Teach English in Rudongyangkougang Jingji KAifAqu - Nantong Shi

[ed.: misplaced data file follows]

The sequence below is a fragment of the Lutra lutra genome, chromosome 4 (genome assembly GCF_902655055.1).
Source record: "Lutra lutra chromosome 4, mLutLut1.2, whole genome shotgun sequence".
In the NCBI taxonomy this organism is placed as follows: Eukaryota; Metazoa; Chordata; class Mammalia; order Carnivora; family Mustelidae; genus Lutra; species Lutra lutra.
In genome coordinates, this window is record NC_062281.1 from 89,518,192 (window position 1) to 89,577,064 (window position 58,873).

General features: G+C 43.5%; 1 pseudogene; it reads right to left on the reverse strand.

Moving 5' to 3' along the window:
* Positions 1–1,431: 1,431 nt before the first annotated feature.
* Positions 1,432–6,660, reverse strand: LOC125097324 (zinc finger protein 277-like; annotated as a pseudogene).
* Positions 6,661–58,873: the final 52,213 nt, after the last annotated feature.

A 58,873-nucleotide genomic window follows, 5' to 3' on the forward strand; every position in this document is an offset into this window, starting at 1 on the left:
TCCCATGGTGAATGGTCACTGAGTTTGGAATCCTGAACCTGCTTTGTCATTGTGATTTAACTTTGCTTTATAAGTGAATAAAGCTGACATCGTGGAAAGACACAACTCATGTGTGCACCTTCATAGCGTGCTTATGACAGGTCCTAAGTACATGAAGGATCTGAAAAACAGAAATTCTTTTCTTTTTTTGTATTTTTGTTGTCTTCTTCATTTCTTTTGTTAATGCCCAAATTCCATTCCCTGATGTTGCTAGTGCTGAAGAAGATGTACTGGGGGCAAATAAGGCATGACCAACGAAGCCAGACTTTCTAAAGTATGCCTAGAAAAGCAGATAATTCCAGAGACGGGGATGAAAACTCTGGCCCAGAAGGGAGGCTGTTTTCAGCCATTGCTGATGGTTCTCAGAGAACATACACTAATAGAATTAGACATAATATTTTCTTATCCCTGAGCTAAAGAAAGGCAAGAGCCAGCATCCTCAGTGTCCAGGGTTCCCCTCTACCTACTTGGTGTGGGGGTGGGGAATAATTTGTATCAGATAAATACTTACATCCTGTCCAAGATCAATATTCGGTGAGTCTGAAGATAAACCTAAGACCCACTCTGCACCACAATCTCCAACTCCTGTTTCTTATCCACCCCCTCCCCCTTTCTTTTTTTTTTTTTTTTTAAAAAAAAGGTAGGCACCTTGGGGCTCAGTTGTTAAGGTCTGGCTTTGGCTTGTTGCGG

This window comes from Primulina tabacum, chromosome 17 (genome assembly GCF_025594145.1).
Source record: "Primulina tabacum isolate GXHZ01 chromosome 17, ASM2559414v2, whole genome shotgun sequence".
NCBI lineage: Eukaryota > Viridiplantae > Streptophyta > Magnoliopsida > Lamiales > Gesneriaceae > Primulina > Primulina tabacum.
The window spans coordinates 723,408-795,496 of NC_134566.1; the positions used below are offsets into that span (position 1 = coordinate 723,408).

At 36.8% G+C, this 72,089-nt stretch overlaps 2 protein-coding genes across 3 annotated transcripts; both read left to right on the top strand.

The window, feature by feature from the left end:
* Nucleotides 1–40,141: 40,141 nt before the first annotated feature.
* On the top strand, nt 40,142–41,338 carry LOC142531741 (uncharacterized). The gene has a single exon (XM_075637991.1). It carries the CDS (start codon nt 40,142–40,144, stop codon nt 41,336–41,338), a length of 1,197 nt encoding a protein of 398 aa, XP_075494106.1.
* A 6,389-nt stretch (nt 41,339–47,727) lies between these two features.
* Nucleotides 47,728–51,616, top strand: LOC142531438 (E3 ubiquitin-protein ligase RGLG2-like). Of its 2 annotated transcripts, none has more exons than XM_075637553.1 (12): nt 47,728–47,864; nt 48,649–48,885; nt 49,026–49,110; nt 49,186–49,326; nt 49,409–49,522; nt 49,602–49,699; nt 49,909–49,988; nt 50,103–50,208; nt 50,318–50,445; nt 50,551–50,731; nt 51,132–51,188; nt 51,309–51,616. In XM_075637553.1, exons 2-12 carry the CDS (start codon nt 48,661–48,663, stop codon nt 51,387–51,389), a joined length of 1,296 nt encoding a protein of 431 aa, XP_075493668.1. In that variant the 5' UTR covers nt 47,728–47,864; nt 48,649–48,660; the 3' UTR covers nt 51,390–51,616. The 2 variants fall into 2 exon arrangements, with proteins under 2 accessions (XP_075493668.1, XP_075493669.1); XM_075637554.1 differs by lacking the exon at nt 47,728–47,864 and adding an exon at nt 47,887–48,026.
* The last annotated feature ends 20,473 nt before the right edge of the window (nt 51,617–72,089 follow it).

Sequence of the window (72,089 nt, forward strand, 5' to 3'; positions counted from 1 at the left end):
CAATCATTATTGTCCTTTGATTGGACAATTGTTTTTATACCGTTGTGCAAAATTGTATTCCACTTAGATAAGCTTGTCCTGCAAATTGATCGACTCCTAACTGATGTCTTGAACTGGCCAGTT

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Topic: 1. Learning Grammar. Title: When is it okay to break the rules? There is a demarcation in English grammar between: Those that fall into the prescriptive side, who argue that grammatical rules must be followed; and those that fall into the descriptive side, who insist that language evolves over time and therefore grammar should too. Is usage determined by grammatical structure? Or are grammatical rules defined by usage? Every written language in the world has a grammatical structure. In English there are five fundamental structures: morpheme, word, phrase, clause and sentence. Rules govern how each of these structures are put together to convey meaning. To function as a practical means of communication, these rules must be followed. This is a reasonable request given the result is clarity of expression, after which one is (or should be) understood. The English language has however, changed considerably since its beginning. Bar the exception of someone playing the role of town crier, no one speaks Olde English anymore. English is currently the third most spoken language in the world. It is spoken in more countries than any other, and is also the primary language for business around the world. One could argue that it has only achieved these three feats because of its ability to adapt and evolve over time. When discussing English grammar, it is pertinent to note the differences between spoken and written language. The main goal of a language is to be understood, and the spoken language appears to allow for greater leniency regarding correct usage. For example, my native Australian English is littered with litotes. A litote is the ironic use of understatement or affirming something via its negative. For example, ‘not bad’ is a perfectly acceptable response to the interrogative question ‘how are you?’. This double negative particularly suits the laidback and easy-going nature Australians tend to be associated with. Breaking the rules correctly is quite a skill. Using the relaxed ‘not bad’ indicates you have not only understood the question, but you have acquired some of the local vernacular and are comfortable using it. Although such verbal leniency is tolerated in Australia, and indeed accepted without so much as a raised eyebrow, correct usage when writing is still preferred. For example, if you use ‘whom’ at a barbeque with friends you will likely be met with raucous laughter and be labelled a pompous git. However, should you be remiss and not use the correct ‘to whom it may concern’ when addressing a letter to an unknown, then you will definitely be guilty of breaking convention. Admittedly it is unlikely that an error may lead to miscommunication in either spoken or written language, as the meaning will be understood from context. The importance lies in formal or academic writing, where vigilance and adherence to the rules is paramount. Native speakers learn grammar as a child through exposure of practical examples, usually by their parents. Because we learn to speak before we learn to write, grammar is learned in context. It is then reinforced by ongoing exposure and also after corrections are made. Despite intuition being a part of the learning path, the native speaker is not immune from grammatical errors. In fact, they are made frequently and often without awareness of even doing so. In addition, a native speaker may, for example, be able to use the correct preposition in a sentence, but ask them to explain why and you’ll soon see their eyes glaze over. Using grammar is one thing; explaining it is another. Learning English grammar as a second language must be daunting. There seems no sense in learning a rule until you are ready, willing and able to integrate it into your language practice. Immediate and ongoing exposure to the language enables you to practice it promptly. Sustained repetition and exposure are vital ingredients required to integrate it into working memory. Being able to switch between the prescriptive and descriptive ‘rules’ indicates a sound knowledge of a language. Yes, we must know the fundamental principles of the language, but ultimately, being able to correctly apply its incorrect usage, as demonstrated by colloquial language, puts you right in the heart of the language used by its custodians every day. So it seems that grammatical rules are defined by usage. Understanding when, where and how to break these rules is critical to ensure its incorrect use is indeed used correctly!